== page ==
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Motus connects smartphones to rise in mobile worker car crashes

Drivers in Brooklyn are probably aware that distracted driving is a serious safety issue. According to the 2018 Distracted Driving Report from Motus, a workforce management company, this issue is especially common with the mobile workforce. Mobile workers are always connected, so it's not surprising that they would be prone to using their smartphones behind the wheel.

The report actually links the increase in smartphone ownership with the rise in auto accidents among mobile workers. In 2013, 55 percent of mobile workers owned smartphones whereas 77 percent did in 2017. In that same five-year period, the number of crashes among mobile workers rose from 5.7 million to 6.4 million.

Study looks at influence of reality-based programs on safety

Motor vehicle accidents are the top cause of accidental death among teens, but teenagers in New York might be safer drivers if they take a supplemental driving program that exposes them to the dangers of certain behaviors. Researchers at Baylor University in Texas examined how the attitudes of teen drivers toward safety changed after they participated in a six-hour program that included visits to a morgue, intensive care unit and emergency room.

There were 21 participants in the program, which included lectures, discussions, videos and more. Participants completed surveys at the beginning and end of the program about risky driving behavior. At the end of the program, they had a better awareness of the dangers of speeding and how much their peers can influence their likelihood of drinking and driving. However, only six participants filled out the follow-up survey two months later. The four who drove during that time all said they had texted and talked on the phone while driving. Two admitted to speeding. As a result, researchers deemed the follow-up inconclusive.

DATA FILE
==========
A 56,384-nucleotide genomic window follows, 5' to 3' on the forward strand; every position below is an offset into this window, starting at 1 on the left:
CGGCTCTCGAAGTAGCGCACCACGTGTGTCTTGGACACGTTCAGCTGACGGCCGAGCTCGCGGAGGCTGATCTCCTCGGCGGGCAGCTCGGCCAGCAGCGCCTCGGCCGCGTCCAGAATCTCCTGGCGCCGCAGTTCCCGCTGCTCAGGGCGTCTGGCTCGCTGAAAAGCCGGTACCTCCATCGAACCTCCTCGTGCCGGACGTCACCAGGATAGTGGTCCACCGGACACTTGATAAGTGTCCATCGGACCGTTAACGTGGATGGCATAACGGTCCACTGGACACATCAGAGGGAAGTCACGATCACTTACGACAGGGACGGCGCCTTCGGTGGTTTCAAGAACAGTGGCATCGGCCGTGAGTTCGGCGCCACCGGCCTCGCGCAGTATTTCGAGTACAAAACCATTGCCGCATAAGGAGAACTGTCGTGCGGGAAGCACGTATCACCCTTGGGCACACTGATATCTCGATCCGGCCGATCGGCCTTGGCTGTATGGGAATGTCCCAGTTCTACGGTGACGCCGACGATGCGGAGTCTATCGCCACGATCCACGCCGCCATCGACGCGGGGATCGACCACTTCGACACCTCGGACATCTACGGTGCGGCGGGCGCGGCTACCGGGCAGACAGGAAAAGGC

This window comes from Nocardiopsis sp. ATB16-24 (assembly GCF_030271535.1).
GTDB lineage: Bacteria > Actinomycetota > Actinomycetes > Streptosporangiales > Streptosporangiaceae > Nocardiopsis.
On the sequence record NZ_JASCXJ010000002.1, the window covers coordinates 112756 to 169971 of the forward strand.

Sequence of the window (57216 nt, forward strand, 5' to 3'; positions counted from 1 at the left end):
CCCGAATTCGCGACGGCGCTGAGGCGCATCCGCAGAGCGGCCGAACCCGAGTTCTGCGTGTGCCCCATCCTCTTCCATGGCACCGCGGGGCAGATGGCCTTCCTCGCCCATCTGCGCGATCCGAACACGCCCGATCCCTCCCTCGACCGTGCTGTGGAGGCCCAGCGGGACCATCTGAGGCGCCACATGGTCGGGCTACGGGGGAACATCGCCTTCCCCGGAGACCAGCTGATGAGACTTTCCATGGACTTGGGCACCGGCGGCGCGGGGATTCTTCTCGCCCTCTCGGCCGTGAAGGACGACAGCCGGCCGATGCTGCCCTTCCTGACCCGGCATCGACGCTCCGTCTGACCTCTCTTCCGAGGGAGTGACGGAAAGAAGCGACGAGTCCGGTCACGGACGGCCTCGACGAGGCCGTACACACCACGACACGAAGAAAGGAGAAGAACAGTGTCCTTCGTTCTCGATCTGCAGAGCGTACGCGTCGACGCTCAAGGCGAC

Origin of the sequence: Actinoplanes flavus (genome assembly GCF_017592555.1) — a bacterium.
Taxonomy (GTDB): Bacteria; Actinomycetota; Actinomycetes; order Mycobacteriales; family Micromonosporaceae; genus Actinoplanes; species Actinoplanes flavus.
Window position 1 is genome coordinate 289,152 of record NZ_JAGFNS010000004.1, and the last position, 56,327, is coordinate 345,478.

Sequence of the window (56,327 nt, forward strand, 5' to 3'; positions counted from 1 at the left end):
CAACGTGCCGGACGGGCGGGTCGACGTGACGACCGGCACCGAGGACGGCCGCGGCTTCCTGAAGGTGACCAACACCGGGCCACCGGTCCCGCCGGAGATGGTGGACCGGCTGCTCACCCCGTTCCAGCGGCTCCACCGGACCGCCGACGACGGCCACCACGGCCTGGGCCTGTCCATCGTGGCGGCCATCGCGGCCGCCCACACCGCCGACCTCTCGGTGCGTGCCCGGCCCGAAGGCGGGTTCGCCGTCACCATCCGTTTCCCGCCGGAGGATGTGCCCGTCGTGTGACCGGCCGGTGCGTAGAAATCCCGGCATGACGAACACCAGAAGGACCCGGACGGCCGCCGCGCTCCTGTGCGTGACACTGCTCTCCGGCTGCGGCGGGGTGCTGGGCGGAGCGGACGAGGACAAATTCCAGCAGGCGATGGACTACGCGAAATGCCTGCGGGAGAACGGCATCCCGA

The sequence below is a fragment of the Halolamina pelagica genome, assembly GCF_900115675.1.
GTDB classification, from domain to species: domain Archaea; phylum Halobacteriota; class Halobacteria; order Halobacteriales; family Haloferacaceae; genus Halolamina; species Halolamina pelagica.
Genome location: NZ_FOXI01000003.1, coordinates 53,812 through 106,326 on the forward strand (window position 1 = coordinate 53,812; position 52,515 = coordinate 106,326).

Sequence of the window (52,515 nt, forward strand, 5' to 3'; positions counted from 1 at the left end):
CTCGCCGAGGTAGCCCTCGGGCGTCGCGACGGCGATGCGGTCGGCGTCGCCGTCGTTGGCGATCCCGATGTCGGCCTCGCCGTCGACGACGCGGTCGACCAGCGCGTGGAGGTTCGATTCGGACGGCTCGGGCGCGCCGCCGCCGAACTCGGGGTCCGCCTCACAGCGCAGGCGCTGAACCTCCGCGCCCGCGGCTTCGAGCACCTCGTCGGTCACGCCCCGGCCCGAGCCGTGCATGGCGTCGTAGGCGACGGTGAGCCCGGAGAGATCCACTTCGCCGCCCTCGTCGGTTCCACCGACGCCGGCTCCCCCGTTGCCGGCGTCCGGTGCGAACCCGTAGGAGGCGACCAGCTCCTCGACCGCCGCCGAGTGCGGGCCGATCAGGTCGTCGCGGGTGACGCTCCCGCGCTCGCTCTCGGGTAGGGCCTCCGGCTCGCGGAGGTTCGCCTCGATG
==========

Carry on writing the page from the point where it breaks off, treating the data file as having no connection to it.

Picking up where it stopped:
How to reduce the risk of hydroplaning

Late summer and early fall can be very rainy in Brooklyn and surrounding areas. As a result, it's important for motorists to know basic safety tips for driving in this type of weather.

According to traffic safety experts, hydroplaning is one of the top causes of weather-related car crashes. Hydroplaning occurs when rainwater gets between a vehicle's tires and the surface of the road. If the layer of water becomes too thick, the tires can float off the pavement and lose all contact with the road, making it easy to spin out of control. The risk of hydroplaning is usually highest during the first few minutes of rainfall. This is because oil residue on the pavement mixes with the water to create slick spots. Once the oil washes away, the risk reduces, but drivers should remain cautious on all wet roadways.

Rear automatic brakes can reduce backup crash rates

A test conducted by the Insurance Institute for Highway Safety has shown that rear automatic braking, a safety option on only 5 percent of new vehicles, can cut down on the number of backup crashes by 62 percent. The IIHS also found that if these brakes are combined with rearview cameras and backup warning sensors, the risk can be lowered by 78 percent. New York residents with newer vehicles may want to consider these safety features.